It is not unusual for athletes to exhibit an “abnormal” ECG due to the effect of exercise training on the anatomy and autonomic control of the heart. Most of the changes are present in athletes who participate in endurance events; they are more common in males than in females, and in individuals of African decent (Corrado et al., 2009, 2010). Up to 80% of highly trained athletes show some evidence of ECG changes. Most of these changes can be considered physiologic adaptations to exercise training and do not necessarily indicate any pathology or concern. However, it is important to understand which ECG abnormalities may be physiologic and which are likely to be pathologic. A joint statement by the European Association of Cardiovascular Prevention and Rehabilitation and the European Society of Cardiology provides the following guidelines (Corrado et al., 2010).
The most common training-induced ECG changes in athletes are sinus bradycardia, first-degree AV block, second-degree AV block (Mobitz type 1 only), incomplete RBBB (QRS duration <0.12 s), early repolarization, and isolated QRS voltage criteria for LVH. It is generally agreed that a high degree of endurance training increases parasympathetic tone and decreases sympathetic control of the heart. These changes are likely responsible for the high prevalence of sinus bradycardia, first-degree AV block, and Mobitz type 1 in athletes. However, more serious conditions, such as Mobitz 2 or third-degree AV block, as well as sick sinus syndrome, are indicative of pathologic changes that need medical attention.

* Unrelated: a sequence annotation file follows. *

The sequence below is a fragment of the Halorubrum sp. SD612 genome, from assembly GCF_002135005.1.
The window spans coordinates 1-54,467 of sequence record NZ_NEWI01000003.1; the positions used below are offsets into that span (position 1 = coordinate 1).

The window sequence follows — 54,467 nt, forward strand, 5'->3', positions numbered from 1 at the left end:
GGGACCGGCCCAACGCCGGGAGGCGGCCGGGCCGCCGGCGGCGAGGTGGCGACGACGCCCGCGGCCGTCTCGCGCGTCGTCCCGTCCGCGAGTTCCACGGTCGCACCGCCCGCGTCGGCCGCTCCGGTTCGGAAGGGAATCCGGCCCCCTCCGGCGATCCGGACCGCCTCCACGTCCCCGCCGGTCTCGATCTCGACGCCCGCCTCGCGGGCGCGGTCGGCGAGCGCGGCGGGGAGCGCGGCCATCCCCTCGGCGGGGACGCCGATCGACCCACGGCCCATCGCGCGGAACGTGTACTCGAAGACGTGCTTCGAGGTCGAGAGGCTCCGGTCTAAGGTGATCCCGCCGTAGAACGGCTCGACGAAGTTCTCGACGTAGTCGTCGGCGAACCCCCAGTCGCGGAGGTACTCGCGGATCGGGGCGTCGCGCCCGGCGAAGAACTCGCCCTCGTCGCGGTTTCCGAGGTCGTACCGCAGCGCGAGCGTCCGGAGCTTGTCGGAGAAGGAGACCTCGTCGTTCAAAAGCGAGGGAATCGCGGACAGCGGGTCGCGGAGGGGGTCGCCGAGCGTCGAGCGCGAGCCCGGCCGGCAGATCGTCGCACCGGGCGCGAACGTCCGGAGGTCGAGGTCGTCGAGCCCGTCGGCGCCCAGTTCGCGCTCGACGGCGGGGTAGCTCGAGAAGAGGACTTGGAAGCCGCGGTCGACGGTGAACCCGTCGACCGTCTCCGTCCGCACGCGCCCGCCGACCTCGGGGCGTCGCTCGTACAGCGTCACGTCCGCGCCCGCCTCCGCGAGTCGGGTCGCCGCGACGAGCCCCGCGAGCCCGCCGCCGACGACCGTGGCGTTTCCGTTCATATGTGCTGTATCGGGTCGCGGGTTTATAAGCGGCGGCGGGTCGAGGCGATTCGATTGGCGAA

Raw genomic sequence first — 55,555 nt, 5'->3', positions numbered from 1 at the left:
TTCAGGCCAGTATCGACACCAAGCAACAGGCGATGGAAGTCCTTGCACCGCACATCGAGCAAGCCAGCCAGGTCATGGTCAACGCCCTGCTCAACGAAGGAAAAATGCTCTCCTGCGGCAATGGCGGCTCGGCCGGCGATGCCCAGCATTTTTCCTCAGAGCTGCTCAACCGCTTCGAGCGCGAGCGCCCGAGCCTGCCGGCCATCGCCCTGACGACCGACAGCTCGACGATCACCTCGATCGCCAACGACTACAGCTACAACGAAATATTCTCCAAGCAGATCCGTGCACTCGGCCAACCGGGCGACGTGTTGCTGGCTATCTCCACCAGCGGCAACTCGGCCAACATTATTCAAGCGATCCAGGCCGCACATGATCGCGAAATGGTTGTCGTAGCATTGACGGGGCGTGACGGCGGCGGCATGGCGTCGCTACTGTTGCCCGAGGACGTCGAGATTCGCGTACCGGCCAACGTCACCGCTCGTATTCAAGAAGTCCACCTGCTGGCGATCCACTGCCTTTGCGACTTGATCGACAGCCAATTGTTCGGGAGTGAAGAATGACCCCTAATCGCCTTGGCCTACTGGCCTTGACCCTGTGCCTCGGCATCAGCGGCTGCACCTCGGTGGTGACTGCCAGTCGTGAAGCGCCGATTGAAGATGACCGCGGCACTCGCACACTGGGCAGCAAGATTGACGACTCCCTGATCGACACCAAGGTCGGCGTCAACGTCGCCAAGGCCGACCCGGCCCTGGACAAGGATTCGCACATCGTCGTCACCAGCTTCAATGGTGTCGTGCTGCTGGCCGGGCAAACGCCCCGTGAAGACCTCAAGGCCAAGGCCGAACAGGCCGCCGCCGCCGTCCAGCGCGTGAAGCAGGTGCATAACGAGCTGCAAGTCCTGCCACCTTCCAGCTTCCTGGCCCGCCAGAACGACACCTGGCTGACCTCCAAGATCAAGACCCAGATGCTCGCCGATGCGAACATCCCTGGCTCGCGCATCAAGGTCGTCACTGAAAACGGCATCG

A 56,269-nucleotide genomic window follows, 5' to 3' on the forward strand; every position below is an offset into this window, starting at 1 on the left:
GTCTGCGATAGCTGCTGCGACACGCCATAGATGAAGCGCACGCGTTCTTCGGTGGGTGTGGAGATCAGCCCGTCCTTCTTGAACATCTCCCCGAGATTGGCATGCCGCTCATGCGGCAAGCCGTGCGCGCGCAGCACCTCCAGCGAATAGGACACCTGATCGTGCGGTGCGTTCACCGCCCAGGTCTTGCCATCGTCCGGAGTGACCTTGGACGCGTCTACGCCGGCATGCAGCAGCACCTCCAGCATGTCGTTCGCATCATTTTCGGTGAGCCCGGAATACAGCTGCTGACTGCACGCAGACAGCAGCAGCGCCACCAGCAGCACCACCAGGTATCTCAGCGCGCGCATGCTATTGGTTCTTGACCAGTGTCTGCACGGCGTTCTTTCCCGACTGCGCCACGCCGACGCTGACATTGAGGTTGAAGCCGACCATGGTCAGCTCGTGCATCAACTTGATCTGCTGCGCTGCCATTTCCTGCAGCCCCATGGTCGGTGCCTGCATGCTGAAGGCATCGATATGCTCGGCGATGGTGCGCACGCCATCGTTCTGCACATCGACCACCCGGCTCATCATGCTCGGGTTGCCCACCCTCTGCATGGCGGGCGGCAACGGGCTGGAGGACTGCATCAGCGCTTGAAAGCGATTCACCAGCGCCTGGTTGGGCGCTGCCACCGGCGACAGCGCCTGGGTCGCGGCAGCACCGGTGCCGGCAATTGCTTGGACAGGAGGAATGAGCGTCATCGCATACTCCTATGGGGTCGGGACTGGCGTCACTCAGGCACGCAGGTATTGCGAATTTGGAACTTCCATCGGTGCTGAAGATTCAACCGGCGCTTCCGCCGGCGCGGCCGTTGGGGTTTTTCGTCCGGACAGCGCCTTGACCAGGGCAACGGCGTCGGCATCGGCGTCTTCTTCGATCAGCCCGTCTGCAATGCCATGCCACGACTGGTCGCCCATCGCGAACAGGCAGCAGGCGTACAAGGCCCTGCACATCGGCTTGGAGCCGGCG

Training-induced increases in wall thickness and chamber size are the likely causes of isolated QRS voltage criteria for LVH and for incomplete RBBB. The increased LV size causes higher QRS amplitude, and the increased RV size causes the conduction delay responsible for the incomplete RBBB. However, other criteria for LVH, such as a strain pattern or enlarged atrial size, are rarely present in athletes; and those changes are considered pathologic. Furthermore, a full RBBB or LBBB is not training induced and should also be considered pathological.
Early repolarization is present in 50% to 80% of highly trained athletes. It is characterized by a J point elevation of at least 0.1 mV (1 mm) from baseline, which is often associated with a slurring or notching of the terminal QRS complex. It is most often found in the left precordial leads. It is generally believed that autonomic influences induced by training cause early repolarization, since a slowing of the heart rate exaggerates the ST-segment elevation. However, ST-segment depression or ST-segment changes indicative of a strain pattern are not common and should be considered pathological.